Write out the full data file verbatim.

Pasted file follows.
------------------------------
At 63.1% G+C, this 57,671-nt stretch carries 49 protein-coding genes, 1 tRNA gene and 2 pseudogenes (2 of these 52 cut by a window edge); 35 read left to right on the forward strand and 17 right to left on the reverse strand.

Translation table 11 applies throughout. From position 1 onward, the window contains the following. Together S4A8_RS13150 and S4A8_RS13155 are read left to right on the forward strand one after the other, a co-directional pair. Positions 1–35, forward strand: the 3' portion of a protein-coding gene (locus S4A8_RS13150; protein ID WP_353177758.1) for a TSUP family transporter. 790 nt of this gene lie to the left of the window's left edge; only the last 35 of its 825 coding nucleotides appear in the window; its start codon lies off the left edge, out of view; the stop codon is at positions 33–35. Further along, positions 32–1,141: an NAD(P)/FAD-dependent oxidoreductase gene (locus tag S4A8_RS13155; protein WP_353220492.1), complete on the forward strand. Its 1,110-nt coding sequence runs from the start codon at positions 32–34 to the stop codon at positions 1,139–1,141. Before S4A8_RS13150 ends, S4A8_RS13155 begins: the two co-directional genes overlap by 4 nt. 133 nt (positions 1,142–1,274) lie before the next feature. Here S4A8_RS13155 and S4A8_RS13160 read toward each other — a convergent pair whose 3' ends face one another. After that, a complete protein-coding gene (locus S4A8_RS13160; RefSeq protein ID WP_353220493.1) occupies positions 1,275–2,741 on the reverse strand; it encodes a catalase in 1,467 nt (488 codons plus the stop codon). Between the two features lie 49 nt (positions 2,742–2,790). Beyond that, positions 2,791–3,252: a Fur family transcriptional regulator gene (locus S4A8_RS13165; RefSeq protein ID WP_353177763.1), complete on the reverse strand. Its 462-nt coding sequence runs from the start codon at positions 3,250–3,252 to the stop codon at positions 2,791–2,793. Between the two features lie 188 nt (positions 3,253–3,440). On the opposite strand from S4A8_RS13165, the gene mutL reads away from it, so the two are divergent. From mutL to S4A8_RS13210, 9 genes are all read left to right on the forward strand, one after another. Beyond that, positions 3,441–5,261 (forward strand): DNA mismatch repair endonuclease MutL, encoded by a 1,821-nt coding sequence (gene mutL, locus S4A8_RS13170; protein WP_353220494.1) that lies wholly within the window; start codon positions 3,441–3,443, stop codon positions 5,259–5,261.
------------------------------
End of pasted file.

At 63.1% G+C, this 57,671-nt stretch carries 49 protein-coding genes, 1 tRNA gene and 2 pseudogenes (2 of these 52 cut by a window edge); 35 read left to right on the forward strand and 17 right to left on the reverse strand.

Translation table 11 applies throughout. From position 1 onward, the window contains the following. Together S4A8_RS13150 and S4A8_RS13155 are read left to right on the forward strand one after the other, a co-directional pair. Positions 1–35, forward strand: the 3' portion of a protein-coding gene (locus S4A8_RS13150; protein ID WP_353177758.1) for a TSUP family transporter. 790 nt of this gene lie to the left of the window's left edge; only the last 35 of its 825 coding nucleotides appear in the window; its start codon lies off the left edge, out of view; the stop codon is at positions 33–35. Further along, positions 32–1,141: an NAD(P)/FAD-dependent oxidoreductase gene (locus tag S4A8_RS13155; protein WP_353220492.1), complete on the forward strand. Its 1,110-nt coding sequence runs from the start codon at positions 32–34 to the stop codon at positions 1,139–1,141. Before S4A8_RS13150 ends, S4A8_RS13155 begins: the two co-directional genes overlap by 4 nt. 133 nt (positions 1,142–1,274) lie before the next feature. Here S4A8_RS13155 and S4A8_RS13160 read toward each other — a convergent pair whose 3' ends face one another. After that, a complete protein-coding gene (locus S4A8_RS13160; RefSeq protein ID WP_353220493.1) occupies positions 1,275–2,741 on the reverse strand; it encodes a catalase in 1,467 nt (488 codons plus the stop codon). Between the two features lie 49 nt (positions 2,742–2,790). Beyond that, positions 2,791–3,252: a Fur family transcriptional regulator gene (locus S4A8_RS13165; RefSeq protein ID WP_353177763.1), complete on the reverse strand. Its 462-nt coding sequence runs from the start codon at positions 3,250–3,252 to the stop codon at positions 2,791–2,793. Between the two features lie 188 nt (positions 3,253–3,440). On the opposite strand from S4A8_RS13165, the gene mutL reads away from it, so the two are divergent. From mutL to S4A8_RS13210, 9 genes are all read left to right on the forward strand, one after another. Beyond that, positions 3,441–5,261 (forward strand): DNA mismatch repair endonuclease MutL, encoded by a 1,821-nt coding sequence (gene mutL, locus S4A8_RS13170; protein WP_353220494.1) that lies wholly within the window; start codon positions 3,441–3,443, stop codon positions 5,259–5,261.